# Discrimination by proxy (a real case study)

**R-english – Freakonometrics**, and kindly contributed to R-bloggers]. (You can report issue about the content on this page here)

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Yesterday, with Laurence Barry, we posted a blog post “Who benefits from data sharing?” explaining why data sharing, in insurance, could end mutualization. Actually, it can also be bad in the context of discrimination. Consider here the same dataset, with claim occurence, in a real insurance portfolio,

```
library(InsurFair)
library(randomForest)
```

Consider a version of this dataset without the gender, and use variable importance to get a list of variables we can use in a predictive model

```
subfrenchmotor = frenchmotor[,-which(names(frenchmotor)=="sensitive")]
RF = randomForest(y~. ,data=subfrenchmotor)
vi = varImpPlot(RF , sort = TRUE)
```

We sort variables based on variable importance (the first one is the “most important” one), and add splines for three continuous variables

```
dfvi = data.frame(nom = names(subfrenchmotor)[-15], g = as.numeric(vi))
dfvi = dfvi[rev(order(dfvi$g)),]
nom = dfvi$nom
nom[1] = "bs(LicAge)"
nom[3] = "bs(DrivAge)"
nom[7] = "bs(BonusMalus)"
```

Then, the idea is simple : at stage \(k\), we keep the \(k\) most important variables, and run a logistic regression on those \(k\) variables. Again, I should stress that the gender of the driver is not among those \(k\) variables. Then, we compute the average prediction of claim frequency, for mean and women.

```
n=nrow(subfrenchmotor)
library(splines)
idx_F = which(frenchmotor$sensitive == "Female")
idx_M = which(frenchmotor$sensitive == "Male")
metric_gender= function(k =3){
if(k==0){
reg = glm(y~1, family=binomial, data=subfrenchmotor)
yp = predict(reg, type="response")
yp_F = yp[idx_F]
yp_M = yp[idx_M]
sortie = c(mean(yp_F),mean(yp_M),quantile(yp_F,c(.1,.9)),quantile(yp_M,c(.1,.9)))
names(sortie)[1:2]=c("mean_F","mean_M")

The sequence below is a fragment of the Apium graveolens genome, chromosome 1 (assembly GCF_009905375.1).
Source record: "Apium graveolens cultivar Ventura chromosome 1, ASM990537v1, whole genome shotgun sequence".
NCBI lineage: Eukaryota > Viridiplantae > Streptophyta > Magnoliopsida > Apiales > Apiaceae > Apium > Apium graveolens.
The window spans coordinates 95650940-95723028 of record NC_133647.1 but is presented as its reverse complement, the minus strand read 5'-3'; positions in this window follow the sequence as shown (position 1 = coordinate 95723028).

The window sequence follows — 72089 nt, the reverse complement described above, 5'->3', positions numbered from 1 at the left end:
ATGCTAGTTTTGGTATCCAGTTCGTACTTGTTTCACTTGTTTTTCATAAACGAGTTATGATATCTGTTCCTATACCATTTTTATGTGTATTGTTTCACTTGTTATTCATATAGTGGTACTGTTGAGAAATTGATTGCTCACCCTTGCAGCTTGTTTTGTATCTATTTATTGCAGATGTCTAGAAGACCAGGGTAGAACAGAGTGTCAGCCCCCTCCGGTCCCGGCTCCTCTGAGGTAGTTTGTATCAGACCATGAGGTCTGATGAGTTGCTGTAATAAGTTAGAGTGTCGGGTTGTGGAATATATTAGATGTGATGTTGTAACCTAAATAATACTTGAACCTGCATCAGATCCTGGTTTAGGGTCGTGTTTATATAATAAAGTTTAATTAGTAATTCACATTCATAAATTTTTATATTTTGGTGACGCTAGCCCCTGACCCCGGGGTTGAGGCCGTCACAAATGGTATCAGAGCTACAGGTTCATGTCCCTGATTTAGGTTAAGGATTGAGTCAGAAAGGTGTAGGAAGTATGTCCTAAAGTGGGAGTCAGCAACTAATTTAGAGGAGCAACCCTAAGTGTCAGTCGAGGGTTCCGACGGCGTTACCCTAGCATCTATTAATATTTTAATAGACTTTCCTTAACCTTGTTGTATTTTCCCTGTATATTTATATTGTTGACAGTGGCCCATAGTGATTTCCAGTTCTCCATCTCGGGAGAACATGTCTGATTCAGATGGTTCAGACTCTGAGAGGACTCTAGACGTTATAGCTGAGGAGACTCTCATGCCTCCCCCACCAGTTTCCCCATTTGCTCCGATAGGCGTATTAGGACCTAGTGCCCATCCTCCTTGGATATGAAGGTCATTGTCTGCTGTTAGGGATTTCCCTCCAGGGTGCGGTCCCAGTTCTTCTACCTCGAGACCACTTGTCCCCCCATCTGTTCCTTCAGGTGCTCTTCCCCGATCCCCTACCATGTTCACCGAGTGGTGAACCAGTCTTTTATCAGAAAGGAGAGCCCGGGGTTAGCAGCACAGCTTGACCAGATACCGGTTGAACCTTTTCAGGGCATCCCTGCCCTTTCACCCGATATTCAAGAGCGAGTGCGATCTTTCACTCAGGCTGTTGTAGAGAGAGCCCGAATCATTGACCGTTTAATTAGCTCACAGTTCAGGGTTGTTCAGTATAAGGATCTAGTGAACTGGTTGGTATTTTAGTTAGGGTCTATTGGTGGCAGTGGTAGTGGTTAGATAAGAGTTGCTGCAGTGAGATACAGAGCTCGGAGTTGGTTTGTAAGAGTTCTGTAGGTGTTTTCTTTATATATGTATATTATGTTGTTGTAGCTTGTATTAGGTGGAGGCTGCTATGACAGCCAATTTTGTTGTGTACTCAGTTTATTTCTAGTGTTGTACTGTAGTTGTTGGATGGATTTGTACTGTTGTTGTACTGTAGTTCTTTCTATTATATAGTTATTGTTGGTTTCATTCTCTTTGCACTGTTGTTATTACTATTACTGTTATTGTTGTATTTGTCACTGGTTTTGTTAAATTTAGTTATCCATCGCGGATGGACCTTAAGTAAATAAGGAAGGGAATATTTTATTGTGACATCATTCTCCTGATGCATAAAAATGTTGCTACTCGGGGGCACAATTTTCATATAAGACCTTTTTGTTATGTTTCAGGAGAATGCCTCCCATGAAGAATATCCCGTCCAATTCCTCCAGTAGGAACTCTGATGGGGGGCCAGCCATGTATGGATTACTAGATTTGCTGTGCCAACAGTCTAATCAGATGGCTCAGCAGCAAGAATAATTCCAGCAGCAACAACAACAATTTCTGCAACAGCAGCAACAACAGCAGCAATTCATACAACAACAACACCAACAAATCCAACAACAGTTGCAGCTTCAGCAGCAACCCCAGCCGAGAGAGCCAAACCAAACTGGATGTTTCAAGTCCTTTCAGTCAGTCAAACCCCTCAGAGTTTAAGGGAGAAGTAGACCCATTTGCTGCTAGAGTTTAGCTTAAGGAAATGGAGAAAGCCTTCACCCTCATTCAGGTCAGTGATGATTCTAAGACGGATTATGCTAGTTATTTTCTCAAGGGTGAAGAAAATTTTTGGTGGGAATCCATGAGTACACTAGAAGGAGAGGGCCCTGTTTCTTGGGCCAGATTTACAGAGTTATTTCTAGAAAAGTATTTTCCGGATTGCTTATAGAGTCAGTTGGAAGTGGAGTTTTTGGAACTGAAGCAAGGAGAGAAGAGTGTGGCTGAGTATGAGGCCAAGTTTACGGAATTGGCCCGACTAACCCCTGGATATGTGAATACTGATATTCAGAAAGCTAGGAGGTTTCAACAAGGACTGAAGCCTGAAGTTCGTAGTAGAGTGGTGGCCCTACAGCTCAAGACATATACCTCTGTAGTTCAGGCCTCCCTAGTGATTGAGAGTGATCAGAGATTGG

}
if(k>0){
vr = paste(nom[1:k],collapse = " + ")
fm = paste("y ~ ",vr,sep="")
reg = glm(fm, family=binomial, data=subfrenchmotor)
yp = predict(reg, type="response")
yp_F = yp[idx_F]
yp_M = yp[idx_M]
sortie = c(mean(yp_F),mean(yp_M),quantile(yp_F,c(.1,.9)),quantile(yp_M,c(.1,.9)))
names(sortie)[1:2]=c("mean_F","mean_M")
}
sortie}
```

Let us not compute it for all variables

```
N = 0:15
M = Vectorize(metric_gender)(N)
```

and plot it

```
plot(N,M[1,]*100, xlab="Number of predictive variables (without gender)", ylab=
"Average predicted claims frequency (%)", type="b", pch=19, col=COLORS[2], ylim=c(8.12,9))
lines(N, M[2,]*100, type="b", pch=15, col=COLORS[3])
```

Interestingly, we can clearly see that with 15 explanatory variables, even if our model is gender-blind (since it is not in the training dataset), our model reproduce the difference we can observe in the dataset : annual claim frequency for men is almost 9% and 8.2% for women.

Actually, it is not possible to predict the gender for our 15 variables (below is the ROC curve of the logistic regression to predict the gender)

```
metric_gender_2= function(k =3){
if(k==0){
reg = glm((sensitive=="Female")~1, family=binomial, data=frenchmotor)
}
if(k>0){
vr = paste(nom[1:k],collapse = " + ")
fm_genre = paste('(sensitive=="Female") ~ ',vr,sep="")
reg = glm(fm_genre, family=binomial, data=frenchmotor)
}
pred = prediction(predict(reg,type="response"),(frenchmotor$sensitive=="Female"))
performance(pred,"tpr","fpr")}
plot(metric_gender_2(15))
```

but still, when using 15 variables, we obtain discrimination in our portfolio, since the average predictions for mean and women are significantly difference (even if our models are, per se, gender-blind).

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**R-english – Freakonometrics**.

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